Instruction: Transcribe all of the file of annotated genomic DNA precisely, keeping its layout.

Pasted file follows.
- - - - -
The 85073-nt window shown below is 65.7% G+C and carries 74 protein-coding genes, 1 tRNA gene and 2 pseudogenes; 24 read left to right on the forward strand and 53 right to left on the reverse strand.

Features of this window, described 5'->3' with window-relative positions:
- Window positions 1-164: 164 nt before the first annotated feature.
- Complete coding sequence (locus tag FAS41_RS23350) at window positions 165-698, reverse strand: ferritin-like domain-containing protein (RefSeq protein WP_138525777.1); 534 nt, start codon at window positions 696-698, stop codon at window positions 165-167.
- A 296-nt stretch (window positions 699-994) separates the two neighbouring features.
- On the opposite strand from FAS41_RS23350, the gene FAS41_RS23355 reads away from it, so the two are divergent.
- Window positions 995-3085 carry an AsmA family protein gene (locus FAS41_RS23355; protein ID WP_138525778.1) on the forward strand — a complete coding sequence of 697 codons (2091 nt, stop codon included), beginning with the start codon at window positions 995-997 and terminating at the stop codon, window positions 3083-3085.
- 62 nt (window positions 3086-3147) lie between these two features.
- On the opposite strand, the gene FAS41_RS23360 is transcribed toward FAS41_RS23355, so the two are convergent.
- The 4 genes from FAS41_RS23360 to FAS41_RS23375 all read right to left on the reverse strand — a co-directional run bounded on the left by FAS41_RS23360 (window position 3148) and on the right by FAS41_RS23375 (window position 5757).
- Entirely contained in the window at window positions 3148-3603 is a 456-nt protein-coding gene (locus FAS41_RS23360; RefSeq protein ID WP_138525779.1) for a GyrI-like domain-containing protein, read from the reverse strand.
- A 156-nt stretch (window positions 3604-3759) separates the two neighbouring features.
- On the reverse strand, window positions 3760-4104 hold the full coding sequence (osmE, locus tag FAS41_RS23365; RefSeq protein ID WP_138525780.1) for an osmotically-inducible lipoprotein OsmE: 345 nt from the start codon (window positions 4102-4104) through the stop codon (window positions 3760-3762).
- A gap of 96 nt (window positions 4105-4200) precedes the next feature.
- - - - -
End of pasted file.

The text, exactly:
The 85073-nt window shown below is 65.7% G+C and carries 74 protein-coding genes, 1 tRNA gene and 2 pseudogenes; 24 read left to right on the forward strand and 53 right to left on the reverse strand.

Features of this window, described 5'->3' with window-relative positions:
- Window positions 1-164: 164 nt before the first annotated feature.
- Complete coding sequence (locus tag FAS41_RS23350) at window positions 165-698, reverse strand: ferritin-like domain-containing protein (RefSeq protein WP_138525777.1); 534 nt, start codon at window positions 696-698, stop codon at window positions 165-167.
- A 296-nt stretch (window positions 699-994) separates the two neighbouring features.
- On the opposite strand from FAS41_RS23350, the gene FAS41_RS23355 reads away from it, so the two are divergent.
- Window positions 995-3085 carry an AsmA family protein gene (locus FAS41_RS23355; protein ID WP_138525778.1) on the forward strand — a complete coding sequence of 697 codons (2091 nt, stop codon included), beginning with the start codon at window positions 995-997 and terminating at the stop codon, window positions 3083-3085.
- 62 nt (window positions 3086-3147) lie between these two features.
- On the opposite strand, the gene FAS41_RS23360 is transcribed toward FAS41_RS23355, so the two are convergent.
- The 4 genes from FAS41_RS23360 to FAS41_RS23375 all read right to left on the reverse strand — a co-directional run bounded on the left by FAS41_RS23360 (window position 3148) and on the right by FAS41_RS23375 (window position 5757).
- Entirely contained in the window at window positions 3148-3603 is a 456-nt protein-coding gene (locus FAS41_RS23360; RefSeq protein ID WP_138525779.1) for a GyrI-like domain-containing protein, read from the reverse strand.
- A 156-nt stretch (window positions 3604-3759) separates the two neighbouring features.
- On the reverse strand, window positions 3760-4104 hold the full coding sequence (osmE, locus tag FAS41_RS23365; RefSeq protein ID WP_138525780.1) for an osmotically-inducible lipoprotein OsmE: 345 nt from the start codon (window positions 4102-4104) through the stop codon (window positions 3760-3762).
- A gap of 96 nt (window positions 4105-4200) precedes the next feature.